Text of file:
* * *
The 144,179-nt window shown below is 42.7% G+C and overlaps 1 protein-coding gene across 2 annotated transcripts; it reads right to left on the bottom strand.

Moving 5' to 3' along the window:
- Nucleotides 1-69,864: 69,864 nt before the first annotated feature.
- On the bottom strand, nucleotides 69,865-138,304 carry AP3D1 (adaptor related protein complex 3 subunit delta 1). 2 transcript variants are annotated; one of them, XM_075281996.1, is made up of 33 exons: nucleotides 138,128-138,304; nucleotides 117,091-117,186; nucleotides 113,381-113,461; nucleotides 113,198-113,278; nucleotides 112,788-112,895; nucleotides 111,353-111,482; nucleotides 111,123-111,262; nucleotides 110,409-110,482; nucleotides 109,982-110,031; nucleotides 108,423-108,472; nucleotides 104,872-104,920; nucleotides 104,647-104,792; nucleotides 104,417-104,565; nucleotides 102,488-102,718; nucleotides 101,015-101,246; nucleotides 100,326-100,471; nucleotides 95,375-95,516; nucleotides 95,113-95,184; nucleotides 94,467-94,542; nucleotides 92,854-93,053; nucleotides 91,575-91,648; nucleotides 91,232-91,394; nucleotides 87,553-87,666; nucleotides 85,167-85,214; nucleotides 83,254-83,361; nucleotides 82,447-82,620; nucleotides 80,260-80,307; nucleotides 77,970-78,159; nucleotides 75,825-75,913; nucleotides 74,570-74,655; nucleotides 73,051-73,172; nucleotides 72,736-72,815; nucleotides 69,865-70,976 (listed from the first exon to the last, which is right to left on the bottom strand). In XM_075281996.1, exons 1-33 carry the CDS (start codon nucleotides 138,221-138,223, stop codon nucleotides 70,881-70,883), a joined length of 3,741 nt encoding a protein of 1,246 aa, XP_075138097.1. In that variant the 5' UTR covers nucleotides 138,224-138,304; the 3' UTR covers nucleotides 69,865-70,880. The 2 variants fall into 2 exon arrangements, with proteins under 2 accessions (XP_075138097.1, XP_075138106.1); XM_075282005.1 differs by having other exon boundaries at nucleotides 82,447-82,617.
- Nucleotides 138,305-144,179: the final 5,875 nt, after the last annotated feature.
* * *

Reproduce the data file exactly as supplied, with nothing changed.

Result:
The 144,179-nt window shown below is 42.7% G+C and overlaps 1 protein-coding gene across 2 annotated transcripts; it reads right to left on the bottom strand.

Moving 5' to 3' along the window:
- Nucleotides 1-69,864: 69,864 nt before the first annotated feature.
- On the bottom strand, nucleotides 69,865-138,304 carry AP3D1 (adaptor related protein complex 3 subunit delta 1). 2 transcript variants are annotated; one of them, XM_075281996.1, is made up of 33 exons: nucleotides 138,128-138,304; nucleotides 117,091-117,186; nucleotides 113,381-113,461; nucleotides 113,198-113,278; nucleotides 112,788-112,895; nucleotides 111,353-111,482; nucleotides 111,123-111,262; nucleotides 110,409-110,482; nucleotides 109,982-110,031; nucleotides 108,423-108,472; nucleotides 104,872-104,920; nucleotides 104,647-104,792; nucleotides 104,417-104,565; nucleotides 102,488-102,718; nucleotides 101,015-101,246; nucleotides 100,326-100,471; nucleotides 95,375-95,516; nucleotides 95,113-95,184; nucleotides 94,467-94,542; nucleotides 92,854-93,053; nucleotides 91,575-91,648; nucleotides 91,232-91,394; nucleotides 87,553-87,666; nucleotides 85,167-85,214; nucleotides 83,254-83,361; nucleotides 82,447-82,620; nucleotides 80,260-80,307; nucleotides 77,970-78,159; nucleotides 75,825-75,913; nucleotides 74,570-74,655; nucleotides 73,051-73,172; nucleotides 72,736-72,815; nucleotides 69,865-70,976 (listed from the first exon to the last, which is right to left on the bottom strand). In XM_075281996.1, exons 1-33 carry the CDS (start codon nucleotides 138,221-138,223, stop codon nucleotides 70,881-70,883), a joined length of 3,741 nt encoding a protein of 1,246 aa, XP_075138097.1. In that variant the 5' UTR covers nucleotides 138,224-138,304; the 3' UTR covers nucleotides 69,865-70,880. The 2 variants fall into 2 exon arrangements, with proteins under 2 accessions (XP_075138097.1, XP_075138106.1); XM_075282005.1 differs by having other exon boundaries at nucleotides 82,447-82,617.
- Nucleotides 138,305-144,179: the final 5,875 nt, after the last annotated feature.